Chaos Garden

Chaos Garden

Chaos Garden 1280 960 Cornelia Holten

In this article I am using a lot of images to show the process of site transformation from bare ground to food production. I will explain how we improve the heavy clay soil bit by bit by using compost, a cover crop and a chaos garden.

New Growing Terraces

In 2020 we created two large growing terraces at KoruKai Herb Farm on Banks Peninsula in New Zealand. One (about 200m2) we used straight away to grow medicinal herbs to keep up with the growing demand for KoruKai products and the second one we had in a multi-species cover crop for a bit over one year to improve the soil and increase the soil biology.

Seeds were sown straight after construction of the terraces. A thin layer of sheep pellets and seaweed went on the heavy clay followed by bio-complete compost extract.

It was great to first sow a cover crop to get the soil life engaged and to produce a big amount of organic matter. It’s pretty astounding how well it is growing when looking at the poor soil.
After one year we chopped and dropped the cover crop and shaped the garden beds. 100 m2 were used for yams, pumpkins, bush tomatoes, corn, cabbages, cauliflowers and beans and the other half we used as an experiment for a Chaos Garden.

Biodiversity

We came across the concept through Green Cover Seeds, an American seed company providing seeds for home gardeners and regenerative farmers. In a Chaos Garden you say goodbye to neat rows and crops of one type of plants and go a bit wild with interplanting pretty much everything with anything. The focus on the food production makes it different to a cover crop, which does not necessarily provide food for humans. What both concepts have in common is the great mix of species of plants that gets the soil biology very active and produces plants that are healthy and have minimal pest and disease pressure.

A lot is research in this area has been done by The Jena Experiment. It was set up in 2002 to study the interactions between plant diversity and ecosystem processes. Soil microbiologist Dr Christine Jones has long recognized that The Power of Diversity is the single most important thing to get an ecosystem functioning properly. To regenerate the land we need a shift from monocultures and the dependency of chemical fertilisers, pesticides and herbicides to diversity, which will clean up our rivers and provide a more resilient agriculture to overcome climatic challenges.

Chaos Garden Seed Mix

In our Chaos Garden seed mix we used plants that we can grow over the summer period. We also added some flowers and herbs to the mix.

This is the seed mix that we used. 25 of them are seeds from our own collection and 10 are from King Seeds.

Soaking The Seeds

We soaked the seeds in a compost slurry for 24 hours. This inoculates them with beneficial microbes and kick-starts soil diversity.

Getting the Site Ready

To get the site ready for sowing, we chopped and dropped the cover crop. We buried the plant material under a thin layer of clay, which was dug out from shaping the tracks. The plant material will break down over time releasing its nutrient to the plants grown on top of it. The channel that the roots created will now be welcome pathways for water and microbes.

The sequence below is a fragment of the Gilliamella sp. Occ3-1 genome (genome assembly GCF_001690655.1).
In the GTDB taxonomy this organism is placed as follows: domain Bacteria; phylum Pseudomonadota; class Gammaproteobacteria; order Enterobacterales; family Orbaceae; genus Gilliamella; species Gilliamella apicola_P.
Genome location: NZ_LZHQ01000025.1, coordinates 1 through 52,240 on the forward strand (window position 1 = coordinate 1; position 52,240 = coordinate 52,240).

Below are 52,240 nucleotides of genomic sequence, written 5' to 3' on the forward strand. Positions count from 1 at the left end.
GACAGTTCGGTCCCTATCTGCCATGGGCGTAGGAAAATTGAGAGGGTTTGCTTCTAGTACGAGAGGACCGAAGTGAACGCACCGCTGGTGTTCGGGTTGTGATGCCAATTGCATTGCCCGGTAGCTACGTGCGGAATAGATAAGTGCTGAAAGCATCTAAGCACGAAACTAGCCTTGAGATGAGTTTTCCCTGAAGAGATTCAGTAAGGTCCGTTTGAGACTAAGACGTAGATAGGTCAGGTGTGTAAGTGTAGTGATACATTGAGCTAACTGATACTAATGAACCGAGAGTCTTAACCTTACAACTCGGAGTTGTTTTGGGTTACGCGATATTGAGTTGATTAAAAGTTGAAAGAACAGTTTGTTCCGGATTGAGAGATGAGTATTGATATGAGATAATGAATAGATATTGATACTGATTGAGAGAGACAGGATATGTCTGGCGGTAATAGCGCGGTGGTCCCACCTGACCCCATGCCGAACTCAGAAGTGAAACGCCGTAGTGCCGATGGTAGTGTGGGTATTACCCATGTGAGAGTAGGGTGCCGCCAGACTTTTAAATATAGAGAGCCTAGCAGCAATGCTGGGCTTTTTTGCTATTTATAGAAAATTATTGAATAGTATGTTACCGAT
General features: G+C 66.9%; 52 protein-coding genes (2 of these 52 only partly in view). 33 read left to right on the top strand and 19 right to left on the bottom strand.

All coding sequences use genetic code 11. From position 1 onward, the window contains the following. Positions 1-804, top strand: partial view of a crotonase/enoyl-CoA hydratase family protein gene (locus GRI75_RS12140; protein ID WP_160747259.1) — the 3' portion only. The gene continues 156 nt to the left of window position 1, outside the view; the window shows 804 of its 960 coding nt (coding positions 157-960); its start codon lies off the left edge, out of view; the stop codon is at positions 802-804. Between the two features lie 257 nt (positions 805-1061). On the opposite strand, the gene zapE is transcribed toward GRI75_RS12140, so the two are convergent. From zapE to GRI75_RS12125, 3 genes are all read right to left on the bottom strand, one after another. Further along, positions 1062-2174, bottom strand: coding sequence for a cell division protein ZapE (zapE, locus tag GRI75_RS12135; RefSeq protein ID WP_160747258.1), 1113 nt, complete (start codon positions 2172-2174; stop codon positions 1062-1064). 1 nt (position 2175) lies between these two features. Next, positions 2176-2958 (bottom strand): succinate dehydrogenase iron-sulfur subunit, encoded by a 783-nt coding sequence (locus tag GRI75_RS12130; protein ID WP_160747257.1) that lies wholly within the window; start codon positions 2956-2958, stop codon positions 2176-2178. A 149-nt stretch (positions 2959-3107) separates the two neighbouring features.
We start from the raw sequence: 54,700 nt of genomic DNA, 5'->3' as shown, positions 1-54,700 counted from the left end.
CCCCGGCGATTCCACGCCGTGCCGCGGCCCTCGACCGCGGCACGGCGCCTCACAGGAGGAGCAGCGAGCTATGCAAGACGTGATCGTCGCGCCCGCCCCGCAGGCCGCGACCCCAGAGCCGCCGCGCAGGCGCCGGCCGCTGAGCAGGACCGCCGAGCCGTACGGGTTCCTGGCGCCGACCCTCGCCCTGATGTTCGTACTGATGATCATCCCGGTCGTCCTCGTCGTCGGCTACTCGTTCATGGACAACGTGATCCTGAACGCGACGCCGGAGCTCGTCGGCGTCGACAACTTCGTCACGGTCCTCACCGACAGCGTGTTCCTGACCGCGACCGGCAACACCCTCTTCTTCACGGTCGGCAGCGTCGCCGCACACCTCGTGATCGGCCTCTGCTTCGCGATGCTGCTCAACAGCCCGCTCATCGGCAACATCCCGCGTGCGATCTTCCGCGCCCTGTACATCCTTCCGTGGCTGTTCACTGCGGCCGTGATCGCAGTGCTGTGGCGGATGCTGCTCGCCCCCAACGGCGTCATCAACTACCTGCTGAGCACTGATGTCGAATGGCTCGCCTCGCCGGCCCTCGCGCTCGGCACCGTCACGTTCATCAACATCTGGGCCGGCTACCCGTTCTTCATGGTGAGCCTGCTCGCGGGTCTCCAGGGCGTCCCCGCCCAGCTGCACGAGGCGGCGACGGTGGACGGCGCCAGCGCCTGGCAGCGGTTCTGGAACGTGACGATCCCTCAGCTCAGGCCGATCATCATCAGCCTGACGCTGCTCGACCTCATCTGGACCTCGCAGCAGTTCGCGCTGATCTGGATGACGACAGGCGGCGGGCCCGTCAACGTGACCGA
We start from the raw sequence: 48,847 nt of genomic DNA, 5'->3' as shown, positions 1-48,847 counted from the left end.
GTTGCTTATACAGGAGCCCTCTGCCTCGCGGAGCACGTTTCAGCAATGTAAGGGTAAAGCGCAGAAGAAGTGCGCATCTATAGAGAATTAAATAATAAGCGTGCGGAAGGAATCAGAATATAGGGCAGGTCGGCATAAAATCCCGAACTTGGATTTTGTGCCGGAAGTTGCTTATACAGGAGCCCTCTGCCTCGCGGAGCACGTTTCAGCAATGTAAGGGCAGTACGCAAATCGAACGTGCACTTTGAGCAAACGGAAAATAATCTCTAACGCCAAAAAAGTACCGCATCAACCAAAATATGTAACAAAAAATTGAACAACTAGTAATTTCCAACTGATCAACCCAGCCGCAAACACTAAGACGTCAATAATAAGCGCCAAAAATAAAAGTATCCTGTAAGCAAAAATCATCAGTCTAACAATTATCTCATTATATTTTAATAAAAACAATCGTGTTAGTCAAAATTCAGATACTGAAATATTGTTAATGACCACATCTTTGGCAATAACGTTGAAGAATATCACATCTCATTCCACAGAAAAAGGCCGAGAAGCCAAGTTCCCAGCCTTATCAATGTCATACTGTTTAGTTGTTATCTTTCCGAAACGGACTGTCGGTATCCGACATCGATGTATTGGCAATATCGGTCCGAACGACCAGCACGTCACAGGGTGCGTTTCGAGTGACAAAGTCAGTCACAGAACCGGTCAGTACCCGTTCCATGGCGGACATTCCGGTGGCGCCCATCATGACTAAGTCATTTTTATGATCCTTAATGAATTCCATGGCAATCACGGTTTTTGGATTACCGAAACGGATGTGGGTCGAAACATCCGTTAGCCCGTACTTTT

The tracks were filled with wood chips and the garden bed got a decent layer of compost and vermicast over the top. We watered the area well to get the heavy and dry clay softer and wash in the compost a bit.

Sowing The Chaos Garden Seeds

In early November we broadcasted the soaked seeds and slightly raked them in so that they are covered and do not dry out.

We topped it with a scatter of straw to keep the moisture in and and provide some extra organic matter. The straw will be broken down over time by the microbes in the soil.

A bird netting protects the seeds and young seedlings from birds and our free-ranging ducks.

Watching Them Grow

We removed the cover after 4 weeks and were impressed by the amount of plants that had already come up and were growing well.

We thinned some areas as the plants were growing very close together. This gave us our first feed of radishes, daikon, lettuce and arugula.

Two Months Later

Only 8 weeks later we find the area transformed and thriving. The lettuces are fully grown and we harvest daikon radishes and lots of wild rocket every second day.

The beans, corn and sunflowers are now making an appearance. There is kale, silverbeet and spinach to harvest as well.

Broadbeans are flowering and phacelia from the cover crop has also germinated and provides even more diversity and food for our honey bees.

It’s fabulous exploring and harvesting a Chaos garden with a child in tow as they always seem to see the things that we adults miss like admiring the beauty of this stunning rocket flower.

I will continue to take photos and document the Chaos Garden and how it progresses through summer. I will also document the harvest that we get from it.

So keep coming back here for updates or visit our farm next month and see the Chaos Garden for yourself.

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